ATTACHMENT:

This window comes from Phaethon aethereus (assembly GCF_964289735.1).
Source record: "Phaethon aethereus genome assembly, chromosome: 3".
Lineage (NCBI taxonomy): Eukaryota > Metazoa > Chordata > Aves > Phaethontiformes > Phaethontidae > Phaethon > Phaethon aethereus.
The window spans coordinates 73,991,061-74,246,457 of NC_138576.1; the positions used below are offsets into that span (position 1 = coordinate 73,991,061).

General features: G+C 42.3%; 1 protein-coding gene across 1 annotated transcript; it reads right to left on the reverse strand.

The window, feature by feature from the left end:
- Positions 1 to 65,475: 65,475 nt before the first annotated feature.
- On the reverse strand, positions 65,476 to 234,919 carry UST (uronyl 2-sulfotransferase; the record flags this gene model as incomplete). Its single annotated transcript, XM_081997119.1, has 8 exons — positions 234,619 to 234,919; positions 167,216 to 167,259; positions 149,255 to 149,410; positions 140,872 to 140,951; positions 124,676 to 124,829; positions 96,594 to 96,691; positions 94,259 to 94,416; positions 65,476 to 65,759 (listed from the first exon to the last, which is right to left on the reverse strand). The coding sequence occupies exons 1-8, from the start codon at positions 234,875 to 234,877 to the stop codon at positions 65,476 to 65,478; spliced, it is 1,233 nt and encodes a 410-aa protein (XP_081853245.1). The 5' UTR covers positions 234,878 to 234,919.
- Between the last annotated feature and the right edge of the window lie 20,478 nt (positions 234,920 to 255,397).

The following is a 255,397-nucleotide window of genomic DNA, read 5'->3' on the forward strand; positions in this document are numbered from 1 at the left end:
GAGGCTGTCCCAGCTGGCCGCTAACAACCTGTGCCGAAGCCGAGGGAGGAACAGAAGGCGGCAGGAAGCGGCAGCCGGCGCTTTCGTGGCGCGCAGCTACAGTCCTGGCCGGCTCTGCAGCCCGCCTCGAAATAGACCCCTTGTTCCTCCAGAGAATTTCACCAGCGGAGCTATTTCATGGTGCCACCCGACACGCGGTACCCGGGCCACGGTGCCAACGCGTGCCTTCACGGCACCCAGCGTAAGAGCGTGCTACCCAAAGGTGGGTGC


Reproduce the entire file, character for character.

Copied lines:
This window comes from Phaethon aethereus (assembly GCF_964289735.1).
Source record: "Phaethon aethereus genome assembly, chromosome: 3".
Lineage (NCBI taxonomy): Eukaryota > Metazoa > Chordata > Aves > Phaethontiformes > Phaethontidae > Phaethon > Phaethon aethereus.
The window spans coordinates 73,991,061-74,246,457 of NC_138576.1; the positions used below are offsets into that span (position 1 = coordinate 73,991,061).

General features: G+C 42.3%; 1 protein-coding gene across 1 annotated transcript; it reads right to left on the reverse strand.

The window, feature by feature from the left end:
- Positions 1 to 65,475: 65,475 nt before the first annotated feature.
- On the reverse strand, positions 65,476 to 234,919 carry UST (uronyl 2-sulfotransferase; the record flags this gene model as incomplete). Its single annotated transcript, XM_081997119.1, has 8 exons — positions 234,619 to 234,919; positions 167,216 to 167,259; positions 149,255 to 149,410; positions 140,872 to 140,951; positions 124,676 to 124,829; positions 96,594 to 96,691; positions 94,259 to 94,416; positions 65,476 to 65,759 (listed from the first exon to the last, which is right to left on the reverse strand). The coding sequence occupies exons 1-8, from the start codon at positions 234,875 to 234,877 to the stop codon at positions 65,476 to 65,478; spliced, it is 1,233 nt and encodes a 410-aa protein (XP_081853245.1). The 5' UTR covers positions 234,878 to 234,919.
- Between the last annotated feature and the right edge of the window lie 20,478 nt (positions 234,920 to 255,397).

The following is a 255,397-nucleotide window of genomic DNA, read 5'->3' on the forward strand; positions in this document are numbered from 1 at the left end:
GAGGCTGTCCCAGCTGGCCGCTAACAACCTGTGCCGAAGCCGAGGGAGGAACAGAAGGCGGCAGGAAGCGGCAGCCGGCGCTTTCGTGGCGCGCAGCTACAGTCCTGGCCGGCTCTGCAGCCCGCCTCGAAATAGACCCCTTGTTCCTCCAGAGAATTTCACCAGCGGAGCTATTTCATGGTGCCACCCGACACGCGGTACCCGGGCCACGGTGCCAACGCGTGCCTTCACGGCACCCAGCGTAAGAGCGTGCTACCCAAAGGTGGGTGC